Leadership 2021: Veteran broadcaster Riaz Meghji offers 6 tips for leaders looking to connect with their people in the new hybrid reality

Building trust in the new hybrid reality is the No. 1 thing on leaders' minds, says the human connection expert Riaz Meghji.

Credit: Charles Zuckermann and Zenna Wong

Building trust is the No. 1 thing on leaders’ minds, says the human connection expert

You probably recognize Riaz Meghji from his stints as a host with Citytv’s Breakfast Television, MTV Canada and CTV News. Author of the recent book Every Conversation Counts: The 5 Habits of Human Connection That Build Extraordinary Relationships, Meghji now addresses and coaches organizations worldwide. He shared his thoughts on building stronger ties with team members during COVID and beyond.

1. Go first—and show them you care

“Building trust seems to be the No. 1 thing on leaders’ minds when I’m working with groups,” Meghji says. “They’re saying, How do I build trust in a hybrid reality? How do I create the psychological safety?”

For Meghji, it’s about what he calls going first as a leader: “If you’re struggling, putting it out there to provide permission for others to share and do the same, and intentionally creating space to share what’s going on.” Virtual work’s efficiency has a downside, he adds. “Everyone’s moving so fast, they’re forgetting to check in with each other.”

The group you lead must know that they’re cared for, Meghji says. “If you establish a deep level of trust with somebody, you would be able to share something that’s difficult without losing them altogether. Because they know you have their back.”

2. Be deliberate

Convinced that hybrid work arrangements are the new norm, Meghji says leaders must be intentional about them. “You have a facilitator in the office; you have a facilitator on the online medium as well so everybody is heard,” he suggests. “Because if hybrid’s here to stay, it’s going to be easy for those people not physically there to be overshadowed.”

Online platforms that let staff give anonymous feedback, such as Sweden’s Mentimeter and Rossland-based ThoughtExchange, are also important, Meghji argues. “If you already feel alienated, you’re going to be shy to speak up,” he says. “But those tools give people an empowering voice without fear of judgment.”

READ MORE: Q&A: Dave MacLeod talks about why scaling conversations is the new must-have leadership skill—and why alignment beats employee engagement

3. Work on your act

COVID has turned bosses and everyone else into broadcasters, Meghji observes in his book. With virtual meetings becoming a fixture, their production values will only improve, he predicts. “As this pandemic rolls out, some leaders are like, OK, we’ll have all the leaders in studio because we need that physicality to connect, and then everybody will watch.” Look for employees’ expectations to rise accordingly, he adds.

“It will be appreciated because no one complains about screen fatigue for Netflix,” Meghji says of these more-compelling gatherings. “If this is a permanent change, then I think we’re all going to continue to evolve with how we present production-wise.”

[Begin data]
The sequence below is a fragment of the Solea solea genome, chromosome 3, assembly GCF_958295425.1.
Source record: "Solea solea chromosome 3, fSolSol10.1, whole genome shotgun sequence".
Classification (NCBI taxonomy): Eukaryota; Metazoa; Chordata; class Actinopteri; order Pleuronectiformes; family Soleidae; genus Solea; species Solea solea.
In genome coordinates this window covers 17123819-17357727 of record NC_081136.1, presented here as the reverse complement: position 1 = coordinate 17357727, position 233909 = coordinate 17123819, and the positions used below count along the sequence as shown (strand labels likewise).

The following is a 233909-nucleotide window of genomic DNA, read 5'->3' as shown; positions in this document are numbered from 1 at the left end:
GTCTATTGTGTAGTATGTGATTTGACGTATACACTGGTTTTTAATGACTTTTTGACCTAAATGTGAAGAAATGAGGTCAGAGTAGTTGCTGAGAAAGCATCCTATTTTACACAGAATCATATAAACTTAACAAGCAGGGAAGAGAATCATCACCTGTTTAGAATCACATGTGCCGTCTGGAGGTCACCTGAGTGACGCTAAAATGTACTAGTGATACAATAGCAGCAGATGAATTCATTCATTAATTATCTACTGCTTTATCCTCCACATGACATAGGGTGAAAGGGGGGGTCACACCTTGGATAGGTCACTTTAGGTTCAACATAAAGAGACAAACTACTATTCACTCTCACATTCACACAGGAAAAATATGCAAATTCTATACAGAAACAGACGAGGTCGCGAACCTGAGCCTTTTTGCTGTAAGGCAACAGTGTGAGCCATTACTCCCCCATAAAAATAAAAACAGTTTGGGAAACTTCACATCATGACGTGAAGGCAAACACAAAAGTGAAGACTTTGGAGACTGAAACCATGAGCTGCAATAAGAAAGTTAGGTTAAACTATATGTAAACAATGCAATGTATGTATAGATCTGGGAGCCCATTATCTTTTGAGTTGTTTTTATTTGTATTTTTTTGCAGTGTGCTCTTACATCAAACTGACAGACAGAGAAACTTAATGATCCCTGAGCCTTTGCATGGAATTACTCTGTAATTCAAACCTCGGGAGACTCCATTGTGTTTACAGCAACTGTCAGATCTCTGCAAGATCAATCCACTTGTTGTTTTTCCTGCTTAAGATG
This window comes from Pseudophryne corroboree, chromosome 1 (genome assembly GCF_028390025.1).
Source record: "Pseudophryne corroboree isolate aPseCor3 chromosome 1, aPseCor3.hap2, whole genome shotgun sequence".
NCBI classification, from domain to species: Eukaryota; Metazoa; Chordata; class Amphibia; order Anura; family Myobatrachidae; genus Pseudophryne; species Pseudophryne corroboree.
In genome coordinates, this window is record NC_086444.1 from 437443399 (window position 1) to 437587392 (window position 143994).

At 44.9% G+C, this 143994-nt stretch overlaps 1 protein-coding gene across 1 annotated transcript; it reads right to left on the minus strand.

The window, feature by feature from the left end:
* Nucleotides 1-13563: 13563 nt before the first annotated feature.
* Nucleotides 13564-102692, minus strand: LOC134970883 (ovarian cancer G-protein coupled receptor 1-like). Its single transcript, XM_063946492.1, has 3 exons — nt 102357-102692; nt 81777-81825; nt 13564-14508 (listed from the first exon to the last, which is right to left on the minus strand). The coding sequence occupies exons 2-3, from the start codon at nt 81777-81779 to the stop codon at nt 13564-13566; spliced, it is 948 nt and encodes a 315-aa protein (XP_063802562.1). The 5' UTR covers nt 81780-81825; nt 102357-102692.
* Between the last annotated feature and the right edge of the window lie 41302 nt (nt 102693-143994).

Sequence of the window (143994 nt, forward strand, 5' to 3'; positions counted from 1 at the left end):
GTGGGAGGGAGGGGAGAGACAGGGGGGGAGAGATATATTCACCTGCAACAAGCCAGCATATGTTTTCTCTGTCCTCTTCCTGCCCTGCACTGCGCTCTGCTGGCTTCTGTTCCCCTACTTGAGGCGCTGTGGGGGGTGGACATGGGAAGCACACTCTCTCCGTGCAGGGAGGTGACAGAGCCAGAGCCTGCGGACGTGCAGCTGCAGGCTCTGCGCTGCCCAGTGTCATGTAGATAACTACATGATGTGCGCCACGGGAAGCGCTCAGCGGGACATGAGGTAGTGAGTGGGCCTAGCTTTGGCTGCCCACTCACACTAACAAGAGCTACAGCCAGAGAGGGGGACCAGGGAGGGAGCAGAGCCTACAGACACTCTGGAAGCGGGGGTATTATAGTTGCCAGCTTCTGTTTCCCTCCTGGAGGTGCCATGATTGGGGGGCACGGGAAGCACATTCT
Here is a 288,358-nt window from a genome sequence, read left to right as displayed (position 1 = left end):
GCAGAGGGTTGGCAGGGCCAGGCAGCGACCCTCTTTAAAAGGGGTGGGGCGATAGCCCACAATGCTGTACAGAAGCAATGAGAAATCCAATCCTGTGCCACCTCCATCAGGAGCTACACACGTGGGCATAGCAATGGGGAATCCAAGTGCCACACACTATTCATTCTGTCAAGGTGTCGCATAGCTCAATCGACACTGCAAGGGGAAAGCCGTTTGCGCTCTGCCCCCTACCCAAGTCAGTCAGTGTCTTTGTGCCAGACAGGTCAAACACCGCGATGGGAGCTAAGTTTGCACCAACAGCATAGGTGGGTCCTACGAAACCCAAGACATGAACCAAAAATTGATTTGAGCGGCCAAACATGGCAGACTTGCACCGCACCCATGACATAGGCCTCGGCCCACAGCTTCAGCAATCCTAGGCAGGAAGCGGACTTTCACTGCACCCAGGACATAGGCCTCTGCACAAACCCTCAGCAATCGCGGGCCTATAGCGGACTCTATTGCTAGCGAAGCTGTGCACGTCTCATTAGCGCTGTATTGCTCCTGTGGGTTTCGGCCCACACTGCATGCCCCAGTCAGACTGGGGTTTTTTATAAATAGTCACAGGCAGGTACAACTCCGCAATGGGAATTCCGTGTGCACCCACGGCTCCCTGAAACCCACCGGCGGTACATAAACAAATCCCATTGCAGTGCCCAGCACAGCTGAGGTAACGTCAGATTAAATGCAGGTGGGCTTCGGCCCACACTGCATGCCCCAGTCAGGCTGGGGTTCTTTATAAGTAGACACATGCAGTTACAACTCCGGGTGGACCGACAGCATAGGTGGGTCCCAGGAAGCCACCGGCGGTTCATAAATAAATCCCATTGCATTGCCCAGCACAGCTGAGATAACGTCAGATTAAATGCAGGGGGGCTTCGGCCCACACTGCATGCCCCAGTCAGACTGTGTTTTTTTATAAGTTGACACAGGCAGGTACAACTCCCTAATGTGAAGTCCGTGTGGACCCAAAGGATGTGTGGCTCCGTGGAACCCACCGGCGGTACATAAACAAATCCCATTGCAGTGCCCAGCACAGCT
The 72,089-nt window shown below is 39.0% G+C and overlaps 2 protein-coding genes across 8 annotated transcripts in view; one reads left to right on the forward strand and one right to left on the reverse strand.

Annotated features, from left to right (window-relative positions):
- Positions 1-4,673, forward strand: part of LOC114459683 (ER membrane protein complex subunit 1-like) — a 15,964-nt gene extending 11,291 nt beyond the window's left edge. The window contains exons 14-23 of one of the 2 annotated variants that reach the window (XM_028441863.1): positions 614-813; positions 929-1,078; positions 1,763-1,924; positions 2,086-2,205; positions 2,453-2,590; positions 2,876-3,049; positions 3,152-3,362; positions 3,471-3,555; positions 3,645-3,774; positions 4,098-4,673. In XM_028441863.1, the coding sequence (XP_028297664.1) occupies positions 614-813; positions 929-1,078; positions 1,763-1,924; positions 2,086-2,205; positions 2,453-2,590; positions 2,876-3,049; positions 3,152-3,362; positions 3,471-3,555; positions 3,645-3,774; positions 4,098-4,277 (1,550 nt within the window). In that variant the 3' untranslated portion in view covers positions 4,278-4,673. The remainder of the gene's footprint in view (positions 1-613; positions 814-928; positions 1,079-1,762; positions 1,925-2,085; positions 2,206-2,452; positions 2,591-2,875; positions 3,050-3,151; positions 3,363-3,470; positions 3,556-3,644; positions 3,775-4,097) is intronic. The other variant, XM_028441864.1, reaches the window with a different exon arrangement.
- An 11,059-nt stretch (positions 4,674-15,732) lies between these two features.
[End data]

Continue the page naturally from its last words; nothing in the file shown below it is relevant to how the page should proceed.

4. Pick up the phone

He may be a seasoned pro onscreen, but Meghji sometimes prefers an old-fashioned phone call to Zoom, which can leave people feeling self-conscious and distracted, he says. His advice? “If it’s an important team meeting or presentation, sure, put the cameras on. You want to read that digital body language. But if you’re a leader and you’re just trying to connect with people one-on-one and you can’t physically see them, don’t discount the value of a phone call.”

READ MORE: Q&A: Riaz Meghji says the pandemic has turned bosses into broadcasters

5. Earn some respect

Has the pandemic made people expect more of their leaders, too? “There’s a much greater responsibility on a leader’s shoulders now,” Meghji says. “If you’re in that role, it’s going to take a lot more energy.”

He cites Martin Moore’s bestselling book No Bullsh!t Leadership, which encourages leaders to earn respect before popularity. “Leadership isn’t about comfort; it’s about effective action,” he says. “I think leaders are going to have to stand up more, and to navigate difficult conversations in different ways.” 

When it comes time to have those discussions with team members, Meghji suggests letting go of likeability. “There’s going to be days where it’s not going to be fun, but you’re doing it for the greater good, and they’ll see it after and they’ll begin to respect you,” he says. “But the people-pleasing days of leadership, if they ever did exist in significant ways, those are gone. We’ve got to have smart decision makers now to make bold choices.”

6. Give your people a break

COVID‘s strain on the rank and file has pushed leaders to do the previously unthinkable. Just ask Nike, which recently shut its offices for a week so staff could take a mental health break. “It’s like when we first started doing virtual and it was so foreign to everybody, but now it’s an accepted medium,” Meghji says.

Before the pandemic, such efforts to promote wellness weren’t a priority for most organizations, he notes. “I truly hope they stay. Who knows, maybe we get a four-day workweek out of this when people look at the balance of productivity.”